Over a year after construction began, SHSU's newest classroom building is nearing completion. Academic Building Four is on schedule to open its doors to students for the upcoming spring semester. The Board of Regents approved construction of the new building in August 1999 with a budget of $8.5 million. Although initially marked for completion in February 2002, construction met with unexpected problems causing crews to finish the work several months behind schedule. The new 61,070 square-foot building, located at the intersection of 20th Street and Avenue I, replaced five departmental dormitories that once housed students.
"The fact is we really needed the space," Physical Plant Director Douglas Greening said in an interview shortly after construction began. "Several of our departments are in temporary buildings and badly need a permanent home." The structure will serve as the new home of the history, library science and psychology departments as well as Student Advising and Mentoring Center.
Thursday, November 21, 2002
Tuesday, November 12, 2002
"The Kirkley and Smith buildings were both bought in 1959. Smith Hall was bought for $22,500 and Kirkley Hall was bought for $5,500. Both properties were pieced together to make the Smith-Kirkley complex. The fifth floor dormitory was occupied on 1961."
First, I always thought a “Smith-Kirkley Complex” was the name for the delusions one received from living in this dormitory. (This is a joke, albeit not the funniest I've ever written.)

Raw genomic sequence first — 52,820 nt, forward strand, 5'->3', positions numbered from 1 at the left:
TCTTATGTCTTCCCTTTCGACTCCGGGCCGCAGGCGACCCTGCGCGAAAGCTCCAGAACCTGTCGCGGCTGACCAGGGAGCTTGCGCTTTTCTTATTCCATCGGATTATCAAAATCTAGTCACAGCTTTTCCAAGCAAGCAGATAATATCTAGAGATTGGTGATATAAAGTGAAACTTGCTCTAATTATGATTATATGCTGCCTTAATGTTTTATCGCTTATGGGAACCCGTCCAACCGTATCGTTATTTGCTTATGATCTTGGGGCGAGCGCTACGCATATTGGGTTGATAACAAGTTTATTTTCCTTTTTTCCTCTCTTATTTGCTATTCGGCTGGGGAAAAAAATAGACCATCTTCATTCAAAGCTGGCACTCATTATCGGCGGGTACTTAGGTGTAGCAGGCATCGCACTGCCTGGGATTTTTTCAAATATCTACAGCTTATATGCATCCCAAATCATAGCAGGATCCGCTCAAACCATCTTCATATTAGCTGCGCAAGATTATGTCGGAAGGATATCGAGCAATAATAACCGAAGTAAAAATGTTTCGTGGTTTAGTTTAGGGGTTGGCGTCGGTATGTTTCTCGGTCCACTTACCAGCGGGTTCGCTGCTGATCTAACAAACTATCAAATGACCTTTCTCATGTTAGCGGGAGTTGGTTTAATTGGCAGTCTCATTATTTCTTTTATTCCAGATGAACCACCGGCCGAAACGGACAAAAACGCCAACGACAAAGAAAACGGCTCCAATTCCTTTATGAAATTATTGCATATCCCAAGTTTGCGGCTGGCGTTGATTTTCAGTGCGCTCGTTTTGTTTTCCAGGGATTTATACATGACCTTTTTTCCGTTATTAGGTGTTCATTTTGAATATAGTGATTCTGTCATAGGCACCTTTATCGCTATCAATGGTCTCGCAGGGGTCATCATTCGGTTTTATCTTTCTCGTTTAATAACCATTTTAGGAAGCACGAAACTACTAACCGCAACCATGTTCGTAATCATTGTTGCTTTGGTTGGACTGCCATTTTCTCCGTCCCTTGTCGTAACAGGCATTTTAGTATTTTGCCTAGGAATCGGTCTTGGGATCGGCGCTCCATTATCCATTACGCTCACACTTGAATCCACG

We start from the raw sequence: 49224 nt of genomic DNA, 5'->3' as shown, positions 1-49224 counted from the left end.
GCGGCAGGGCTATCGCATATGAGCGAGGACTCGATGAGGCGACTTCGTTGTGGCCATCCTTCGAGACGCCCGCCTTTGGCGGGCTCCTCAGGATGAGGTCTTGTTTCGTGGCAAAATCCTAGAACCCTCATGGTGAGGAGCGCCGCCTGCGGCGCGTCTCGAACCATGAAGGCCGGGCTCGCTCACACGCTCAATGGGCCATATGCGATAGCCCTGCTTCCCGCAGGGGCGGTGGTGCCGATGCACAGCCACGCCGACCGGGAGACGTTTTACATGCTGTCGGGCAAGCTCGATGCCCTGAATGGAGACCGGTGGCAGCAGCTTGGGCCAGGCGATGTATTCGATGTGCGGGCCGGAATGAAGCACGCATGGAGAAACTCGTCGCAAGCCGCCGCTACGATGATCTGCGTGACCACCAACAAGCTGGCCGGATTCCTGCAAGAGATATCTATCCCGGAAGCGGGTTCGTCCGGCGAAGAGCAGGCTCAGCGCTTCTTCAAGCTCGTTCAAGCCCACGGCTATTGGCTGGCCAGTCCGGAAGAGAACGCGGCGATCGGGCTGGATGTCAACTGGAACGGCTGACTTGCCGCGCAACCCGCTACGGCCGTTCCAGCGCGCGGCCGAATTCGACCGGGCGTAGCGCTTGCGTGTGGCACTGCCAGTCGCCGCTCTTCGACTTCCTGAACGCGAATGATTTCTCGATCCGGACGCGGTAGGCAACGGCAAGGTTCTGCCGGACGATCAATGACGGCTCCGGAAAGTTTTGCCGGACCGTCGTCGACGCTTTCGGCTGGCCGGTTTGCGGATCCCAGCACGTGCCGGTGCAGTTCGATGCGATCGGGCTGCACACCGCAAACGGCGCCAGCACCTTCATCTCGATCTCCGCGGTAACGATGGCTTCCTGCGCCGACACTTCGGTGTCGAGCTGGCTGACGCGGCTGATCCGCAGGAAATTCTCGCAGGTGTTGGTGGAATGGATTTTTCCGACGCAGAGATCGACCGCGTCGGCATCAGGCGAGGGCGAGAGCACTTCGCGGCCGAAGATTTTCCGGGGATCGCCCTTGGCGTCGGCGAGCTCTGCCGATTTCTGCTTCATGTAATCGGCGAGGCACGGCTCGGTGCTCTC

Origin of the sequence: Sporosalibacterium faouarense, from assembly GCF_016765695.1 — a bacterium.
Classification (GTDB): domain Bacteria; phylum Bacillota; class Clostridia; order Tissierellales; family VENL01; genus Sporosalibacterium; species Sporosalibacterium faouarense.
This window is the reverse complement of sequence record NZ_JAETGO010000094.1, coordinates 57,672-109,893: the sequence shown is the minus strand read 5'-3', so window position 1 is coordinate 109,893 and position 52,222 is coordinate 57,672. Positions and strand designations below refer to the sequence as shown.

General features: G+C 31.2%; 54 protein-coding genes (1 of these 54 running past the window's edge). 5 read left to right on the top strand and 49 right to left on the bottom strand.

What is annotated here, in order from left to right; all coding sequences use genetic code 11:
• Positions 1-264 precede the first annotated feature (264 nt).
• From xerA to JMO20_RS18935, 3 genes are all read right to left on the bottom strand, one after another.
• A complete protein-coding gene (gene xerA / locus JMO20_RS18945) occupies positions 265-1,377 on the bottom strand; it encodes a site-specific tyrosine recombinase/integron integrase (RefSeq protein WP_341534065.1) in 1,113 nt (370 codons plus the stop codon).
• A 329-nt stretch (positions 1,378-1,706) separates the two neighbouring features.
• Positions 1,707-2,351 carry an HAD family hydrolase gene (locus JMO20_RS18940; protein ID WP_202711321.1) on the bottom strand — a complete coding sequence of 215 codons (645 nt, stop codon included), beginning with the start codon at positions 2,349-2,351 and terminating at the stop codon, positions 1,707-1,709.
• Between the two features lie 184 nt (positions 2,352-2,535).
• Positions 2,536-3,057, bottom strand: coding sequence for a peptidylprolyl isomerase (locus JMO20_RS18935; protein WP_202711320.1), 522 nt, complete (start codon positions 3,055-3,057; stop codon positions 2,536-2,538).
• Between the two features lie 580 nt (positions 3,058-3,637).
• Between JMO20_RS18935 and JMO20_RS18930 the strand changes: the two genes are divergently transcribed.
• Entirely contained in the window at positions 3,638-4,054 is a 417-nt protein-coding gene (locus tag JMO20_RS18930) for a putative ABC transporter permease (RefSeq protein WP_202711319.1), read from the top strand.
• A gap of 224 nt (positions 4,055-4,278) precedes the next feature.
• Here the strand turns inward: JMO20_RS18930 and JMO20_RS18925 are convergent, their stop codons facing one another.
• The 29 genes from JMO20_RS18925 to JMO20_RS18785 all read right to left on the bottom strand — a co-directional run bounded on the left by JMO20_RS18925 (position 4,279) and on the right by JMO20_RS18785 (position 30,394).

Second, I’m utterly lost on how the two dorms were “both bought in 1959” (it reads as if the dorms were built by a third-party and later purchased by SHSU - sort of like the Colony Apartments). The 1962 Alcalde plainly shows Smith Hall prior to Kirkley’s construction. Perhaps the article meant the university purchased the land for the buildings in 1959? But then, to be fair, one wonders how old the photograph was? But why would the Alcalde show an outdated photograph as a representation of the current campus? And why do we really care?
Friday, November 8, 2002
Action was taken on Sam Houston State University projects totaling almost $30 million during a meeting of the university's board of regents Friday in Beaumont.
- Approval of preliminary plans prepared by Watkins Hamilton Ross Architects, Inc. of Houston for the $18 million renovation and addition to the Farrington Science Building, with work to start in September 2003 and completion scheduled for June 2005.
- Employment of LAN/Leo A. Daly of Houston to design a baseball/softball, dressing room/athletic complex to be located between Bowers Stadium and Sycamore St. The project is expected to cost about $4 million, with construction expected to begin in September 2003 and completion in June 2005.
- Employment of Courtney Harper & Partners of Houston to design the renovation of the eight residence halls known as Sorority Hill, with an estimated project cost of $1.2 million, and Jackson-Shaver Hall, with an estimated project cost of $2 million. The Sorority Hill work will be done in the summer of 2003, with Jackson Shaver out of service for the summer and fall.